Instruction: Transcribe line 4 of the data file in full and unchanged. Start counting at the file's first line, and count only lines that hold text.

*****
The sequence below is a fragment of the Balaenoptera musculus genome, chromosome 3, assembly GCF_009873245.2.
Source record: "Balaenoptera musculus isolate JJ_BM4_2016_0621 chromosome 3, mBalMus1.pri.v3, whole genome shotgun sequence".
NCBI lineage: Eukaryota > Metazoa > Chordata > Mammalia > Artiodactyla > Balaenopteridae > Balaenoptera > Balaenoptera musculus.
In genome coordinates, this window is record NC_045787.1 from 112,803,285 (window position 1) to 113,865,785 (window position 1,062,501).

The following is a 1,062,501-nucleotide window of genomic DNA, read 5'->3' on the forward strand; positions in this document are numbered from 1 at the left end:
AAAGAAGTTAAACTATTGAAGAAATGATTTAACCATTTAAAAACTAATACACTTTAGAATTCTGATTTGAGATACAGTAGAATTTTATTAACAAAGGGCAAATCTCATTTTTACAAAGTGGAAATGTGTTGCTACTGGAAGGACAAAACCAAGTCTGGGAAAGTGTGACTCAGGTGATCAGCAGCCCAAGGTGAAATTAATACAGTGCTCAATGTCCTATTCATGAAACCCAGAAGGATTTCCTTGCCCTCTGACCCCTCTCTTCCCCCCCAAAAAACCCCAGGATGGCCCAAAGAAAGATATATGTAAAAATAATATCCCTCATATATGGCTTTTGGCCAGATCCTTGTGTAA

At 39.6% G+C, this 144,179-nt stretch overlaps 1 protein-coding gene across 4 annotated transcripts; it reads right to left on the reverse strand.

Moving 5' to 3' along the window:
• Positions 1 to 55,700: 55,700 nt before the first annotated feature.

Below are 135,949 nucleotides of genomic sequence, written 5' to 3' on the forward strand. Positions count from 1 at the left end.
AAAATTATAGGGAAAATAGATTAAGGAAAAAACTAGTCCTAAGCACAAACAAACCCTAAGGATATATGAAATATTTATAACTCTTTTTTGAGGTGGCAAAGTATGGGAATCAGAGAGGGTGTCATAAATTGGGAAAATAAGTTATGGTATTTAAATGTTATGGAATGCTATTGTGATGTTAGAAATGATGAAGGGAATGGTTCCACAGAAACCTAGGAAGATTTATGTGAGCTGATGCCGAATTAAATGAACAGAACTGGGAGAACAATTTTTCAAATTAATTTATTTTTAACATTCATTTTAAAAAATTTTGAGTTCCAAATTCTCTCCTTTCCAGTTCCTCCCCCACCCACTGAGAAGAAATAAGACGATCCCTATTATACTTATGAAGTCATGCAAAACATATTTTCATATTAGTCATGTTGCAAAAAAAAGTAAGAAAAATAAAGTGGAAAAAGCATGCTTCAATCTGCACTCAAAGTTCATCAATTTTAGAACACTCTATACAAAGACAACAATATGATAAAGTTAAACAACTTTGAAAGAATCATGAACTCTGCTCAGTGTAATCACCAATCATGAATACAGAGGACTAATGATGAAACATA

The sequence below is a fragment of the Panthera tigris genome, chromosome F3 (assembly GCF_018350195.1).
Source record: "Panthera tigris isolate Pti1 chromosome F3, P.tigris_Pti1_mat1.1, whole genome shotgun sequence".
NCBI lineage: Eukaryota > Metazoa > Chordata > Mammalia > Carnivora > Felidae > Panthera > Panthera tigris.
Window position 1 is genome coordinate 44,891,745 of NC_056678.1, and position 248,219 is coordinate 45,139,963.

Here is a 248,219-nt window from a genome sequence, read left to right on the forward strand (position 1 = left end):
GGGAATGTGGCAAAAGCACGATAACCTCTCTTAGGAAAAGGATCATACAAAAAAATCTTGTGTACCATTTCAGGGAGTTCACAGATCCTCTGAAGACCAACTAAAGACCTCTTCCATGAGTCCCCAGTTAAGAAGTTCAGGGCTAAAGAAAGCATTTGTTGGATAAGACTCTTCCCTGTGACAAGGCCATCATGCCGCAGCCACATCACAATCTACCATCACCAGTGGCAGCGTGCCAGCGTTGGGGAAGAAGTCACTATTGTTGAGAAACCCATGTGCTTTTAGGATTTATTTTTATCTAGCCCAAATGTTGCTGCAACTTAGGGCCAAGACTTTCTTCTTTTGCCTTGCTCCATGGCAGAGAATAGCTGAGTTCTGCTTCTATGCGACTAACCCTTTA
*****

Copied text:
In genome coordinates, this window is record NC_045787.1 from 112,803,285 (window position 1) to 113,865,785 (window position 1,062,501).